The end of the pandemic is coming into view, but its impact will be long-lasting.

COVID-19 has most obviously forced us way up the online learning curve. Fast. Before the pandemic, buying an airline or concert ticket on the internet was commonplace, and many of us did our banking online. But how many of us shopped online for groceries or a home?

We do now. According to the Census Bureau, one-fifth of non-auto-related retail sales are done online, up from one-sixth just before the pandemic. And an astounding 60% of home-buyers in recent months have made offers to purchase a home they haven’t seen in person. Of course, the move online was happening long before the pandemic, but the pandemic put this switch into hyper-drive.

The fallout on brick-and-mortar retailers and those that worked in stores has been devastating. Vacant stores are ubiquitous, and the number of people working in stores has fallen to where it was a quarter-century ago. Retailers will figure out new ways to get people to come back to their stores, but that will take time.

The move online has also been propelled by the seeming instantaneous mass adoption of work-from-anywhere policies when the pandemic hit. Fewer than one-tenth of the workforce worked consistently from home before the pandemic, according to the Bureau of Labor Statistics. As of early this year, well more than one-fifth of us are doing so.

There is sure to be some reversal as businesses and offices reopen, but there is no going back to the way things were. Work-from-anywhere is a fundamental shift in the way we live and work and will become even more prevalent as companies resolve the niggling human resource constraints.

For example, what if someone working for a firm in New York City and being paid New York wages decides to move and work from Tampa for that city’s lower living costs and taxes and shorter, if any, commute? Should that worker keep New York City wages or get Tampa wages, instead? Probably Tampa wages. It will be tricky to navigate such a change, but HR departments will figure it out, and work-from-anywhere will be off and running.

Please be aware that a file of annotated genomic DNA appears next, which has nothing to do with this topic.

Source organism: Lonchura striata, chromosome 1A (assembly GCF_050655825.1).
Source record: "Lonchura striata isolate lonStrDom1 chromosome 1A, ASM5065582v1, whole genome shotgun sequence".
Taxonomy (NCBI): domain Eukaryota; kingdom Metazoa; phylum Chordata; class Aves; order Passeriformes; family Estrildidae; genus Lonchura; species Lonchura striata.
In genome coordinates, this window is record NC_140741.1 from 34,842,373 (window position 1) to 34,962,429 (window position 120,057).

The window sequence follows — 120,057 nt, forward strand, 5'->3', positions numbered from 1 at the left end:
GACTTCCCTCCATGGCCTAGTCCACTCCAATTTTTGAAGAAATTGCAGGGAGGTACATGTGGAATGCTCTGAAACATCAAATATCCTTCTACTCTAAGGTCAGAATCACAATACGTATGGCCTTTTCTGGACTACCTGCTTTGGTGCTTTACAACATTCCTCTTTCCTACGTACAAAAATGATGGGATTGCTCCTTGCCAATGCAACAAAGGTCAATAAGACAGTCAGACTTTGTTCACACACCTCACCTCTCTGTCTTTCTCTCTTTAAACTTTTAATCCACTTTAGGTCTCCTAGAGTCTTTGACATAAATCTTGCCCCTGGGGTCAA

The implications are enormous. Households unfettered from the company office are moving, particularly higher-income households renting in the big cities. Very large high-cost urban areas, such as New York City and San Francisco, will likely be permanently diminished. Suburbs, exurbs and smaller cities and towns will get a boost. Philadelphia could be a beneficiary if it plays its cards right because it is a very affordable city compared with New York or Washington, yet has all the big-city amenities.

Travel has also been fundamentally changed by the pandemic. Tourism will bounce back, though not immediately; with vaccinations ramped up the U.S. will soon get beyond the pandemic , but it could be years before much of the rest of the world is inoculated. Until then, there won’t be as many tourists from the rest of the world visiting here.

Business travel is not coming fully back, at least not in my lifetime. Doing business through Zoom-like platforms is just too easy and effective. Businesses have learned they can manage global workforces and close most deals from their PCs and don’t need to bear the expense and hassle of airports and hotels. There will still be in-person business conventions — virtual get-togethers just aren’t the same and never will be — but not nearly as many.

We will be paying the pandemic’s extraordinary costs for a long time. The Trump and Biden administrations have had no choice but to respond to the crisis with massive financial support to households and businesses. If they had not, the economy would have crumbled and the costs been even greater. But the nation’s debt load is now as heavy as it has ever been.

Once the economy is back in full swing and unemployment is back to where it was before the pandemic, we will need to pivot and address our long-term fiscal problems. This means tax increases for corporations and the well-to-do who for the most part have navigated the pandemic gracefully, and it also means government spending restraint.

Coming to terms on addressing our long-term fiscal problems could daunt us, given how discordant our politics have become. But perhaps the pandemic has changed this, too. The crisis appears to have cleared the way for us to begin talking about the big problems we can only solve together, such as climate change, income and wealth inequality, and our infrastructure needs.

The pandemic has been a nightmare that we will not forget. Hopefully, it has also startled us out of our collective stupor.

Mark Zandi is chief economist for Moody Analytics.